Barista With Down Syndrome Speechless as He's Surprised With a Promotion
"The surprise is amazing,” Trevor Jefferson, 23, later told InsideEdition.com. “I was so excited."
A North Carolina man with Down syndrome was absolutely speechless as he was surprised with a promotion.
When Trevor Jefferson, 23, was named the director of entertainment of Bitty and Beau’s Coffee in Wilmington, he didn’t have words to explain how excited he was for his promotion.
“The surprising is amazing,” Jefferson told InsideEdition.com. “I was so excited.”
The heartwarming scene occurred when his boss and coffee shop owner Amy Wright brought him to the front of the shop earlier this week and declared, "You love to dance and you entertain, and so I thought it was time to give you a promotion."
Wright told InsideEdition.com: "Trevor is an exceptional employee. He comes to work every day with lots of joy and enthusiasm. He inspires his coworkers. He has fun at his job and he does a really great job."
But what secured his promotion to director of entertainment was his love for dancing.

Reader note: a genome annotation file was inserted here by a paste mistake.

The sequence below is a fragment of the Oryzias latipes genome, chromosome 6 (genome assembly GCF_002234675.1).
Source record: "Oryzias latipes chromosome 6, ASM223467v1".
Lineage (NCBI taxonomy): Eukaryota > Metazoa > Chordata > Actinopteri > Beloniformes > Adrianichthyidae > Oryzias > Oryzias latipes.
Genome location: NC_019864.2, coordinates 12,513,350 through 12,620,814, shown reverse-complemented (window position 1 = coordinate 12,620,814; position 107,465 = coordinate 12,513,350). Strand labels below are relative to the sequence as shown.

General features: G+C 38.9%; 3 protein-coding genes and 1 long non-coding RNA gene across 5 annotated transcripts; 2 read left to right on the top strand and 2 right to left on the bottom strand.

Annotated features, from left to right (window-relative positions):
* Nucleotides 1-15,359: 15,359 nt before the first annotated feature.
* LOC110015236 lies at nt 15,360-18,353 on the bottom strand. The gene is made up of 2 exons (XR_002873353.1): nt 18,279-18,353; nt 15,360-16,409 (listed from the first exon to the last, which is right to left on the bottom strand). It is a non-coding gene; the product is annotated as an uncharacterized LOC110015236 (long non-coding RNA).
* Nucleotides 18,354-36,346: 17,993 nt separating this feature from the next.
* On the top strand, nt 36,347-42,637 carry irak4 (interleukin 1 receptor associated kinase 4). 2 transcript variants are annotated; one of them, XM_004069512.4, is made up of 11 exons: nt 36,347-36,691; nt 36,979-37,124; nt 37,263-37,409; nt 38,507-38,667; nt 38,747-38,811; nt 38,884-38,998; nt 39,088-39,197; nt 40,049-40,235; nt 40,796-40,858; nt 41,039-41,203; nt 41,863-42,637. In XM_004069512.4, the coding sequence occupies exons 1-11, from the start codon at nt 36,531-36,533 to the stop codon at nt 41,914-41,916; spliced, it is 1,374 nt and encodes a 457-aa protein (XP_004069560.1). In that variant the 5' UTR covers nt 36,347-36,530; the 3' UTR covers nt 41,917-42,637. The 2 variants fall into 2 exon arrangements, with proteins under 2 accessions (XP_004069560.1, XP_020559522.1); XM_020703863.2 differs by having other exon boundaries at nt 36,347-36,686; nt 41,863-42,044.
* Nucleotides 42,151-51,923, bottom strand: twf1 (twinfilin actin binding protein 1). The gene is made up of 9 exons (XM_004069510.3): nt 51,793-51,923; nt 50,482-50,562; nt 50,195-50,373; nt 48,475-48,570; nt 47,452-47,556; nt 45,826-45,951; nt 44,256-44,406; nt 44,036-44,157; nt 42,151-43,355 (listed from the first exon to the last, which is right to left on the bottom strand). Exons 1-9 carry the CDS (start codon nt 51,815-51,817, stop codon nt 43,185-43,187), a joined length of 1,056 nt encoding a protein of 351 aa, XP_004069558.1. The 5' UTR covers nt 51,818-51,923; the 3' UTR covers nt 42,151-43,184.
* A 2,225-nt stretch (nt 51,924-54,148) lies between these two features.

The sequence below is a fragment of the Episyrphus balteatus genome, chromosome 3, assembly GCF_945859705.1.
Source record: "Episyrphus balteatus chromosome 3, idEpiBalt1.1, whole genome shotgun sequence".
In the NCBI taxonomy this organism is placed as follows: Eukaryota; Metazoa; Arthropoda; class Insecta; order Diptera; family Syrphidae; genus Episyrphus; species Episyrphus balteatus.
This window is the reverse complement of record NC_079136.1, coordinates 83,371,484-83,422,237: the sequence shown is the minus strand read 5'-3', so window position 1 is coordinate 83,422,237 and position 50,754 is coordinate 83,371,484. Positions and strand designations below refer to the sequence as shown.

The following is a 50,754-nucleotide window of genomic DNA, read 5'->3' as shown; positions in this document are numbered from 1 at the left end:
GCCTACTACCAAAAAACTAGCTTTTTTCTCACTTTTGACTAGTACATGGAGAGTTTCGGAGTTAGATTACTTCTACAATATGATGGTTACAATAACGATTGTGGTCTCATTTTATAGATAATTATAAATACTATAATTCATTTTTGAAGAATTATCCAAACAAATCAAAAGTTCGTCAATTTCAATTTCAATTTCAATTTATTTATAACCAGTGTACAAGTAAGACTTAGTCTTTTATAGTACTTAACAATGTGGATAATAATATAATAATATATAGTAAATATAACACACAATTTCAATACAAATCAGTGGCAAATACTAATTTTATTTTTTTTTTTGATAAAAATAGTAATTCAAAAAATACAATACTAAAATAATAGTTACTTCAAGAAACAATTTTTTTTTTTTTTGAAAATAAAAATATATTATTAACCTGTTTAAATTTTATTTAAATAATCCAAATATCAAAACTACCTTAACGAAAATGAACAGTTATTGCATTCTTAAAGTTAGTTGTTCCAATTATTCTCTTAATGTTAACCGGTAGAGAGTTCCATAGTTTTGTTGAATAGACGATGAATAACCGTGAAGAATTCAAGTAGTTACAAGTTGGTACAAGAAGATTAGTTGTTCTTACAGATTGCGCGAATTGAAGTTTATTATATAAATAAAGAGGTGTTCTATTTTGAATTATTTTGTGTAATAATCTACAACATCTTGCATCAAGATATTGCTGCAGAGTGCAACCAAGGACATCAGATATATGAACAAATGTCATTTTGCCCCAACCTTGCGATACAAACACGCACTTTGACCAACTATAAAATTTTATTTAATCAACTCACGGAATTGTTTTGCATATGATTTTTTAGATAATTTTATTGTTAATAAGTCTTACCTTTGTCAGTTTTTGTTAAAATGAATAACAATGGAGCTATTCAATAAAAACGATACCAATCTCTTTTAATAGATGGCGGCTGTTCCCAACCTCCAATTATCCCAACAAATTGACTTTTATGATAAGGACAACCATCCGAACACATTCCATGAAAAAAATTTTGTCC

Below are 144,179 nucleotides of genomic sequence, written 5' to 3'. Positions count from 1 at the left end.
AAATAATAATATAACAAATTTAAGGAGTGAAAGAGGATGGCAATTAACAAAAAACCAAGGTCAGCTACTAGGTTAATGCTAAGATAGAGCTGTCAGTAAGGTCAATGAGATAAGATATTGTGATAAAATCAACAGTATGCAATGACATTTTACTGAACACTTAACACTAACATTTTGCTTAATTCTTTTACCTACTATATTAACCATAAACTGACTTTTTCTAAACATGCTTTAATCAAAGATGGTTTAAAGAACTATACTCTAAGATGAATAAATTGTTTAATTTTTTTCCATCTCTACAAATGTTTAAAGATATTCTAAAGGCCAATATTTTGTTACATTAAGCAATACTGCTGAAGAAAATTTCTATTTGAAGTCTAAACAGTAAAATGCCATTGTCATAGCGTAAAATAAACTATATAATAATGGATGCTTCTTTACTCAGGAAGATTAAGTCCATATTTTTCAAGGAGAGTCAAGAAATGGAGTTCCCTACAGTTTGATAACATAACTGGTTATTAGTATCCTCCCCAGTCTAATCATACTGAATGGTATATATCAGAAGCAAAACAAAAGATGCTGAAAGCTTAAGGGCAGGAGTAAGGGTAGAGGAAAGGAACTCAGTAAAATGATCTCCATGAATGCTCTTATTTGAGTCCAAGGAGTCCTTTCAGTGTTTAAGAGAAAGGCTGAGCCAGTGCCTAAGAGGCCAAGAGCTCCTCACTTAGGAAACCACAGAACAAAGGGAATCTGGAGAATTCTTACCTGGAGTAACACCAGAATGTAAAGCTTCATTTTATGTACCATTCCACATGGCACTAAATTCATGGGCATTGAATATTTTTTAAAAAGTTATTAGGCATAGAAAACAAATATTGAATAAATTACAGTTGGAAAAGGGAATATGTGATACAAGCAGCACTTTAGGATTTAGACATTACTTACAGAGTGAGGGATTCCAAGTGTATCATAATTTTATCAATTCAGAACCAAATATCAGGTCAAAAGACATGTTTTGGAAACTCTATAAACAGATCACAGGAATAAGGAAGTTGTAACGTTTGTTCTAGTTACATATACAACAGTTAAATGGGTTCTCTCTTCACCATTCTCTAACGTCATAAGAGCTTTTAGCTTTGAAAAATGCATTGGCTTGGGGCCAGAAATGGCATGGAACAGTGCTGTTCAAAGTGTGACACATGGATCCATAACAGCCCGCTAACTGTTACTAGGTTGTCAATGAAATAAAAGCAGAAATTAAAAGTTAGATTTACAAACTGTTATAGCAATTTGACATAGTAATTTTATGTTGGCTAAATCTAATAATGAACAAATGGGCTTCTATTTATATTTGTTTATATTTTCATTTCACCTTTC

They explained they often host dance parties among the staff in the coffee shop, and Jefferson’s new role would mean he is now in charge of organizing the events, picking out the music and inviting all his co-workers.
Wright explained Jefferson was one of the first people she hired after opening the store nearly three years ago. She was inspired by her two children Bitty, 8, and Beau, 13. Both have Down syndrome.
"They’re still young but we’re focused on their futures," Wright said. "We’re thinking about what kind of world we want them to grow up in. Bitty and Beau’s Coffee is creating a new way for people to see people with disabilities and value them. Once you value them, you’re going to accept and include them."
Bitty and Beau’s Coffee, which currently has a second location in Charleston, S.C. and an upcoming new location in Savannah, Ga., hires only staff and baristas with intellectual disabilities.
“Most people with intellectual disabilities have never had a job before, so they don’t have extensive resumes," Wright said. “We didn’t care. We just said, ‘Hey, do you want to be a part of this? Are you willing to learn something new? Let’s figure out what you’re good at and let’s plug you into our business.' And it’s been very successful with that approach.”
It was also a way for Wright to combat the unemployment rate among people with autism, cerebral palsy and Down syndrome.
“Our hope is that society will see people with intellectual and developmental [challenges] differently,” she explained. "That they will see that they’re just as worthy as typically developing people and they want the same things. They have the same dreams."
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